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Agreement reached on the Directive on transparent and predictable working conditions

On the 7th of February the European Commission, the European Parliament and the Council reached an agreement on the Directive on Transparent and Predictable Working Conditions.

The Commission’s proposal, issued in 2017, aimed to update the 1991 ‘Written Statement Directive’ and modernising European labour law by adjusting it to the new world of work, in the framework of the European Pillar of Social Rights. The two main objectives of the new directive are to extend and modernise obligations on informing workers about their working conditions and to create new minimum standards allowing more transparency and predictability for all workers.

The directive will extend rights to workers in non-standard forms of employment which are not full time and open-ended, from part-time work to on-demand work without guaranteed working hours. The directive will also lighten the administrative burden on employers by giving them the opportunity to provide requested information electronically. More in detail, the workers’ rights covered are the following ones:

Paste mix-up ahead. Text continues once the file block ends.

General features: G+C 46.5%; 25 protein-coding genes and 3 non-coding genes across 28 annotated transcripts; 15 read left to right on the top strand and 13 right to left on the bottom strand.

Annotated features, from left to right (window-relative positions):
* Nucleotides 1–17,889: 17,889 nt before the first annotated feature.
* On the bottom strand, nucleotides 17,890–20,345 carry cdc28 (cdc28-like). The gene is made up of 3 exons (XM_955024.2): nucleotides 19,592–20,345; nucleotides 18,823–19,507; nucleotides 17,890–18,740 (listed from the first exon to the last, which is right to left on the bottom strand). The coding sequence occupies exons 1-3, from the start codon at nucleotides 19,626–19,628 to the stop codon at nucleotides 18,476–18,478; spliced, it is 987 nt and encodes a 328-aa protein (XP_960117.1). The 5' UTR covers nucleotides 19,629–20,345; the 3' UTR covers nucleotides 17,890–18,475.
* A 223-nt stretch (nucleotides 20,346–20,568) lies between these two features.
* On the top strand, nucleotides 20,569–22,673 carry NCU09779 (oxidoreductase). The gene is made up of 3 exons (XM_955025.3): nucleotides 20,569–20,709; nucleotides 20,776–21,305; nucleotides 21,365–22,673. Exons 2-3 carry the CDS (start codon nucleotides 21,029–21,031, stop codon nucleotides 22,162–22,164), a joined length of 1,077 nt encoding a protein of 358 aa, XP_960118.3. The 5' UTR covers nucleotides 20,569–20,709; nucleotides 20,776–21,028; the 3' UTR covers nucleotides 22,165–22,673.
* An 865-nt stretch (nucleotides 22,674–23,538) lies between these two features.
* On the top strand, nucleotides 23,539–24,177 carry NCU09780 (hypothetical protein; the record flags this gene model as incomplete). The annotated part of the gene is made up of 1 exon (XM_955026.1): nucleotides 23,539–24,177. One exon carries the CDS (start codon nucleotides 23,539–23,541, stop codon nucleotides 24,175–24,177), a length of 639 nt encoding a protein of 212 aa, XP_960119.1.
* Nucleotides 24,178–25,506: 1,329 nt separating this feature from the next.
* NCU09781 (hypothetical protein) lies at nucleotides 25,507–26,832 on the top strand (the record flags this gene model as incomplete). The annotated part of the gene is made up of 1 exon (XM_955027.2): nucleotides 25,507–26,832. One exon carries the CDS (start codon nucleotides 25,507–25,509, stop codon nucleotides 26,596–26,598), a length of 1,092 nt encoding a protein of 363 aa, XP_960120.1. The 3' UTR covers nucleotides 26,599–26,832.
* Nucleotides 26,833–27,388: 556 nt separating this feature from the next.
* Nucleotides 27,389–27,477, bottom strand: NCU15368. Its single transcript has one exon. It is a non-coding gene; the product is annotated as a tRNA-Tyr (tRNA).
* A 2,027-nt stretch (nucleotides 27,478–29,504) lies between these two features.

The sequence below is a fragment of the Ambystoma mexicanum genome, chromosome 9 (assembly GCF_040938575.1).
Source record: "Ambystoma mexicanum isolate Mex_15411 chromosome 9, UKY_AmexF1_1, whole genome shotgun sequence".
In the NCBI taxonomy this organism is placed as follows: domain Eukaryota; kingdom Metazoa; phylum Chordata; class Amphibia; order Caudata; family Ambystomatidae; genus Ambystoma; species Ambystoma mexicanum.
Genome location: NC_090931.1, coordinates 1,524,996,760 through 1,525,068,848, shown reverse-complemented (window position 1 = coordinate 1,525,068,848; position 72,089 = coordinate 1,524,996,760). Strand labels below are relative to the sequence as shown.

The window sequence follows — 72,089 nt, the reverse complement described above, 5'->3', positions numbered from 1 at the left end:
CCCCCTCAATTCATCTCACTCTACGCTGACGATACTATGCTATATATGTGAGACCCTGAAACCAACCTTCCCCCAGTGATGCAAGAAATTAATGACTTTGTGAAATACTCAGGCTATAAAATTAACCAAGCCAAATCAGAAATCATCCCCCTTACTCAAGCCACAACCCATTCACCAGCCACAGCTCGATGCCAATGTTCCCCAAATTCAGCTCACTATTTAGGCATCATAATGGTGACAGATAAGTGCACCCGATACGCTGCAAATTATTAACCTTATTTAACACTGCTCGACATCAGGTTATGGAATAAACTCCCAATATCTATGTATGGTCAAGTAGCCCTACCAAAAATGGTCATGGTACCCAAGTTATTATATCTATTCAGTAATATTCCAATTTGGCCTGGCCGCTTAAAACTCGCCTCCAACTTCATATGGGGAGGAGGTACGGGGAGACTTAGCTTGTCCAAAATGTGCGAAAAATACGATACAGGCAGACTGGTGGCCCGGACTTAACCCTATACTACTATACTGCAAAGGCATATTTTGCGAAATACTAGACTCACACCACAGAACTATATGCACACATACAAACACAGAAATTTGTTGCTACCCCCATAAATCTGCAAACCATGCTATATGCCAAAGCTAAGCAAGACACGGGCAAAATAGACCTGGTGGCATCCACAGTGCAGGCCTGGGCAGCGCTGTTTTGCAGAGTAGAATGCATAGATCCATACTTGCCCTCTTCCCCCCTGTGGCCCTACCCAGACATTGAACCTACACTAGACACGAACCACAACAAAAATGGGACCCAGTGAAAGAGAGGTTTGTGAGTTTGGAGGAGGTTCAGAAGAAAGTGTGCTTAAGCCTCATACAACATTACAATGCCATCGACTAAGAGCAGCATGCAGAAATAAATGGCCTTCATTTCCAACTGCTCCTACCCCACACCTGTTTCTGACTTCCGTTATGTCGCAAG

• Predictable working hours and deadline for cancellation: workers under on-demand contracts or similar forms of employment should benefit from a minimum level of predictability on working hours and days of work. Workers should be able to refuse, with no consequences, an assignment outside predetermined hours and be compensated if the assignment was not cancelled in time.
  • More than one job: the employer should not prohibit, hinder or penalise workers from taking jobs with other companies if this falls outside the work schedule established with that employer.
  • Probationary periods: they should be no longer than six months or proportionate to the expected duration of the contract in the case of fixed-term employment. A renewed contract for the same function should not include a new probationary period.
  • Mandatory training foreseen in European and national legislation should be provided free of charge by the employer and count as working time. When possible, such training should be completed within working hours.
    According to European Commissioner Marianne Thyssen, up to three million workers active in new forms of work, like workers on zero-hour contracts and domestic workers, will be covered by the directive.

For more information, here a factsheet on the directive’s contents.